Juvenile Law Center

Juvenile and Criminal Justice

J.J. v. Litscher

Juvenile Law Center, with co-counsel ACLU of Wisconsin and Quarles & Brady, LLP, filed a federal civil rights class action lawsuit in the U.S. District Court for the Western District of Wisconsin against Wisconsin juvenile corrections officials and administrators of two correctional facilitates, the Lincoln Hills School for Boys and the Copper Lake School for Girls.

Collectively, the facilities hold approximately 165-180 boys and girls. Most are African-American youth from Milwaukee, which is 215 miles away from the facilities. Both facilities excessively use solitary confinement, restraints, and pepper spray on youth.

Approximately 15-20% of the youth population in these facilities are in solitary confinement, isolated for 22 to 23 hours per day in a seven by ten-foot cell. Youth are often sent to solitary for 30 to 60 days at a time, and many are forced to spend their one free hour outside of solitary “on the belt,” meaning that they are in handcuffs attached to a belt. Often they are also chained to a table. While in solitary, youth only get one hour of education per day and are even denied therapeutic programs that are supposed to help rehabilitate them. Officers at these facilities routinely use “Bear Mace” and other pepper sprays on youth for nonviolent infractions. The burning and temporary blindness can last for days, and guards fail to appropriately help youth who have been pepper sprayed.

These practices are serious violations of the youth’s constitutional rights, including their rights to substantive due process, as guaranteed by the Fourteenth Amendment to the U.S. Constitution, and their right to be free from cruel and unusual punishment, as guaranteed by the Eighth Amendment.

Juvenile Law Center, along with co-counsel, filed a motion for preliminary injunction in order to provide immediate relief to Wisconsin’s youth. Jessica Feierman, Associate Director of Juvenile Law Center, Laurence Dupuis, Legal Director of ACLU of Wisconsin, and Rachel Graham, Associate at Quarles & Brady, argued at the preliminary injunction hearing that the harmful, degrading, and unconstitutional practices daily perpetrated by the facilities are causing significant and lasting harm on the youth entrusted to their care. In an oral ruling on June 23, 2017, Western District Judge Peterson found that the use of solitary confinement, pepper spray and restraints at the juvenile facilities violate kids’ constitutional rights under the Eighth and Fourteenth Amendments. The court stated that young people have a constitutional right to rehabilitation, and it was being thwarted by these practices.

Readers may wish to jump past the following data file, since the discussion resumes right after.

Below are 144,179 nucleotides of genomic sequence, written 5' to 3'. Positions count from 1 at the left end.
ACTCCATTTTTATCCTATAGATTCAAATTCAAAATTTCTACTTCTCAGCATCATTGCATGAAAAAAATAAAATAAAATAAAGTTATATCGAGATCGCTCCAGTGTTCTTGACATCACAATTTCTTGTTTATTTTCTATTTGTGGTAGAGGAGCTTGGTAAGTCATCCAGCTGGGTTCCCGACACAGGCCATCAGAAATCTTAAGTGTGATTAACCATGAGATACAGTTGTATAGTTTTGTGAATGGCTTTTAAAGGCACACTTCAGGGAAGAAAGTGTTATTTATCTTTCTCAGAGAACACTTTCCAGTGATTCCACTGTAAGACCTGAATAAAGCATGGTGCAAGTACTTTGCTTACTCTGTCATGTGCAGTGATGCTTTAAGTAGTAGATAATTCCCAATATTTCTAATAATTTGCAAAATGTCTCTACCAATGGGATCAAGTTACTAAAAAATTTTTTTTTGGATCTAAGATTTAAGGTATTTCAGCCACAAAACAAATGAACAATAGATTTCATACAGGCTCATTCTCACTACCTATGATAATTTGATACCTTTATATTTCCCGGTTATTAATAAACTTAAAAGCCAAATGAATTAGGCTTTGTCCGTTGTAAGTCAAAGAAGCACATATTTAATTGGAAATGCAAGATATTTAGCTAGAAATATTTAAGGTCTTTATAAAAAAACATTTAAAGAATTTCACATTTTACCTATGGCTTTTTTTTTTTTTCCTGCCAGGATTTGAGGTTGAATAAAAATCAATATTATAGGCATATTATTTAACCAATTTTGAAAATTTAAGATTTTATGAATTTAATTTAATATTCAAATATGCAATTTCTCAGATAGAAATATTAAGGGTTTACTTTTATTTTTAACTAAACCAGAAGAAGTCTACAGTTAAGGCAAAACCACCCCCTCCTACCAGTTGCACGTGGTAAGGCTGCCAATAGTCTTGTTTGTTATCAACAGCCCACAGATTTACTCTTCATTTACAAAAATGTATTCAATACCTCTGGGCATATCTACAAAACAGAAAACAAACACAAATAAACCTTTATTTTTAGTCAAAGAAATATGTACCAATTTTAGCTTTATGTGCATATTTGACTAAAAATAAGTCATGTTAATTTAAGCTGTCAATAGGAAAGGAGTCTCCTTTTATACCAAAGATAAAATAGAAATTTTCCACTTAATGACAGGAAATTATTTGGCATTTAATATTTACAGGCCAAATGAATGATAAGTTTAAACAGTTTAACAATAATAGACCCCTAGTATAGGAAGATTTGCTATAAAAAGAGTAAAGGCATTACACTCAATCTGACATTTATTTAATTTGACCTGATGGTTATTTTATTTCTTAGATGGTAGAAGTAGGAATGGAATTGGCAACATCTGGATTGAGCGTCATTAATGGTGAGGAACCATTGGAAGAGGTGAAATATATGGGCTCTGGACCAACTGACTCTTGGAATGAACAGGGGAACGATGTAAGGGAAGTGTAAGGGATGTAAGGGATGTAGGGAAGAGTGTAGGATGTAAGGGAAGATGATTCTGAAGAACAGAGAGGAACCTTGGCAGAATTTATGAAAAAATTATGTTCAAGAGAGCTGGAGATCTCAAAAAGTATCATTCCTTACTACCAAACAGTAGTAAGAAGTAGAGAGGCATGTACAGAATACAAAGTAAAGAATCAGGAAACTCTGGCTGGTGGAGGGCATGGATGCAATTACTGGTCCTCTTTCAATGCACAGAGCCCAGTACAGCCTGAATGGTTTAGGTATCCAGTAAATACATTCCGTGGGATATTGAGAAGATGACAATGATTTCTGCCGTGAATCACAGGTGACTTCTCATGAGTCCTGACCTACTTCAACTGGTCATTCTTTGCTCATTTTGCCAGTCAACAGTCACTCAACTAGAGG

The court gave the parties two weeks to submit proposed terms of an injunction based upon its ruling, and then issued a preliminary injunction on July 10. The injunction requires sweeping changes to facility practices, including barring the use of solitary confinement for minor infractions or non-violent offenses, restricting placement of youth with mental health conditions in solitary, significantly limiting the permitted periods of isolation, and ensuring that youth in solitary receive education, rehabilitative programming, health services, and meaningful time out of their cells. The injunction also significantly curtails the use of pepper spray and mechanical restraints, and it outlaws the facility’s practice of tethering youth to fixed objects, such as tables, when they are out of their cells.

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Pleadings

COMPLAINT

Amended Complaint, April 17, 2017

PRELIMINARY INJUNCTION

Brief in Support - April 19, 2017

Brief in Opposition - May 26, 2017

Reply Brief - June 9, 2017

Transcript of Hearing - June 23, 2017

Preliminary Injunction - July 10, 2017

CLASS CERTIFICATION

Brief in Support - January 24, 2017

Brief in Opposition - May 5, 2017

Reply Brief - May 19, 2017

Further Reading

"Pushing Back on the Barbaric Use of Solitary Confinement," The Editorial Board, The New York Times, 8/5/2017

"Judge Issues Injuction To Reduce Solitary Confinement At Youth Prisons," Wisconsin Public Radio, NPR, 7/10/2017

"Judge orders changes at Wisconsin youth prisions by next week," Scott Bauer, ABC News, 7/10/2017

"ACLU of Wisconsin and Juvenile Law Center Sue Over Alleged Inhumane Treatment in Juvenile Detention Centers," Emma Sarran Webster, Teen Vogue, 1/25/2017

"Wisconsin Juvenile Facilities Sued by Juvenile Law Center, State ACLU Over Solitary Confinement," John Holland, Juvenile Justice Information Exchange, 1/24/2017

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